Persistence and Subtype Stability of ADHD Among Substance Use Disorder Treatment Seekers

Sharlene Kaye, Josep Antoni Ramos-Quiroga, Geurt van de Glind, Frances R. Levin, Stephen V. Faraone, Steve Allsop, Louisa Degenhardt, Franz Moggi, Csaba Barta, Maija Konstenius, Johan Franck, Arvid Skutle, Eli Torild Bu, Maarten W.J. Koeter, Zsolt Demetrovics, Máté Kapitány-Fövény, Robert A. Schoevers, Katelijne van Emmerik-van Oortmerssen, Pieter Jan Carpentier, Geert DomSofie Verspreet, Cleo L. Crunelle, Jesse T. Young, Susan Carruthers, Joanne Cassar, Melina Fatséas, Marc Auriacombe, Brian Johnson, Matthew Dunn, Ortal Slobodin, Wim van den Brink

Research output: Contribution to journalArticlepeer-review

22 Scopus citations


Objective: To examine ADHD symptom persistence and subtype stability among substance use disorder (SUD) treatment seekers. Method: In all, 1,276 adult SUD treatment seekers were assessed for childhood and adult ADHD using Conners’ Adult ADHD Diagnostic Interview for Diagnostic and Statistical Manual of Mental Disorders (4th ed.; DSM-IV; CAADID). A total of 290 (22.7%) participants met CAADID criteria for childhood ADHD and comprise the current study sample. Results: Childhood ADHD persisted into adulthood in 72.8% (n = 211) of cases. ADHD persistence was significantly associated with a family history of ADHD, and the presence of conduct disorder and antisocial personality disorder. The combined subtype was the most stable into adulthood (78.6%) and this stability was significantly associated with conduct disorder and past treatment of ADHD. Conclusion: ADHD is highly prevalent and persistent among SUD treatment seekers and is associated with the more severe phenotype that is also less likely to remit. Routine screening and follow-up assessment for ADHD is indicated to enhance treatment management and outcomes.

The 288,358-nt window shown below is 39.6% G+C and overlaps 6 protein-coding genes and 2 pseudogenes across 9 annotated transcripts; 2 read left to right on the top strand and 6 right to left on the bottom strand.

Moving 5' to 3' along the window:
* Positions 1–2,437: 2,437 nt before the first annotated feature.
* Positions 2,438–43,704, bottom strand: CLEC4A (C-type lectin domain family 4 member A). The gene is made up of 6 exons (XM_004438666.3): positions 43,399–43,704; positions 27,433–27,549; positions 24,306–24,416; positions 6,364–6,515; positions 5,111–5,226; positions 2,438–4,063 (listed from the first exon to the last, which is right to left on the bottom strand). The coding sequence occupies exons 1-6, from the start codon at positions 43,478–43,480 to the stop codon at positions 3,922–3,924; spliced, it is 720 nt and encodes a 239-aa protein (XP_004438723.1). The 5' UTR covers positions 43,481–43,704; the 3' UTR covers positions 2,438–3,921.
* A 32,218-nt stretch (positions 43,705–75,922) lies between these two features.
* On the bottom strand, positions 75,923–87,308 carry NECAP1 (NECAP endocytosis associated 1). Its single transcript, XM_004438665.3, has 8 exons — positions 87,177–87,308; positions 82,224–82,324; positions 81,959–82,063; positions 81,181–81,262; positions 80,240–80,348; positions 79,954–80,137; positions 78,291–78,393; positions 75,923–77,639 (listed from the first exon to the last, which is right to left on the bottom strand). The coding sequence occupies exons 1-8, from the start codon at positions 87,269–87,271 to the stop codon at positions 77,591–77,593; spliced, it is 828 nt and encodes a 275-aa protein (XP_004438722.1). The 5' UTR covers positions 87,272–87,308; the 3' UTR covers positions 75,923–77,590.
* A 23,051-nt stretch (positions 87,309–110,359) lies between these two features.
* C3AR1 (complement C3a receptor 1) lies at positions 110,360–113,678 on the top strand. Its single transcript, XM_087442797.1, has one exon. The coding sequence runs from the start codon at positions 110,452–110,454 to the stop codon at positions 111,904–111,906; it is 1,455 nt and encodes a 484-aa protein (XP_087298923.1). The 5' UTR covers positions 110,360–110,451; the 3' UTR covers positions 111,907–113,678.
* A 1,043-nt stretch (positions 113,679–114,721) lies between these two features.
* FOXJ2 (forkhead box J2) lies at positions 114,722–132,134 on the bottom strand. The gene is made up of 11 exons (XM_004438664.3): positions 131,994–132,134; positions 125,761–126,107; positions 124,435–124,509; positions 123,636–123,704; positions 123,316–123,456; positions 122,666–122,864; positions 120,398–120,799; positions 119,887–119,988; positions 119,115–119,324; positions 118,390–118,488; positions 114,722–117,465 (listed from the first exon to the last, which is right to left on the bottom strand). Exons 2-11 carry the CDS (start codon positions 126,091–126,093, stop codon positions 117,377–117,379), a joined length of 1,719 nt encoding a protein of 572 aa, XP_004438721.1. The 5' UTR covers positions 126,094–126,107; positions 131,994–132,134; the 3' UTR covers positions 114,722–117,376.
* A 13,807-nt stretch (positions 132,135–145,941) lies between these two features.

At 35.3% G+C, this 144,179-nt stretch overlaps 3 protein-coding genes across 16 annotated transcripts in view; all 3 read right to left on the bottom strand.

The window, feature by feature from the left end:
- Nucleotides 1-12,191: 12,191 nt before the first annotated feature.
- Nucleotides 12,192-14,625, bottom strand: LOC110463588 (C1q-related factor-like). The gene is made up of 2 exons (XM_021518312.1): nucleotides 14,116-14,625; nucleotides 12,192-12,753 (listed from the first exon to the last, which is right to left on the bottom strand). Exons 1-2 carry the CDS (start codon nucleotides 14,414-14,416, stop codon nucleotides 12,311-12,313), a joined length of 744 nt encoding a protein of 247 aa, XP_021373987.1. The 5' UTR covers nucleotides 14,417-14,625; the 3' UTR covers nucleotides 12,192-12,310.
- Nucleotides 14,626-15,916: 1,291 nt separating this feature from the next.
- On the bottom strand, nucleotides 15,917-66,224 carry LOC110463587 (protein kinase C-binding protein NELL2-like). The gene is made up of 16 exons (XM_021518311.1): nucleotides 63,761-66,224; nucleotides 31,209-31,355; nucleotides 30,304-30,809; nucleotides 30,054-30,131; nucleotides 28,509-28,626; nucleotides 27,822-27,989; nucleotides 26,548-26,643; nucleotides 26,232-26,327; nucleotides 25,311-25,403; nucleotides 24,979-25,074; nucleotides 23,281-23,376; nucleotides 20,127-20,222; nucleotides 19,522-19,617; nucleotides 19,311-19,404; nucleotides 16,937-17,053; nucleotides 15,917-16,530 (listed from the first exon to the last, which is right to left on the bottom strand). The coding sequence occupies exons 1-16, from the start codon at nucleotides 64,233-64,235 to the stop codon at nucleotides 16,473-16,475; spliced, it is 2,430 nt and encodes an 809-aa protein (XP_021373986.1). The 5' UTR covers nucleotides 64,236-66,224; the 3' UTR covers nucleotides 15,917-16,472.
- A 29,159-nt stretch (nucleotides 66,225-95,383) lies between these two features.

Original languageEnglish
Pages (from-to)1438-1453
Number of pages16
JournalJournal of Attention Disorders
Issue number12
StatePublished - 1 Oct 2019
Externally publishedYes


  • ADHD
  • persistence
  • substance related disorders
  • subtypes

ASJC Scopus subject areas

  • Developmental and Educational Psychology
  • Clinical Psychology


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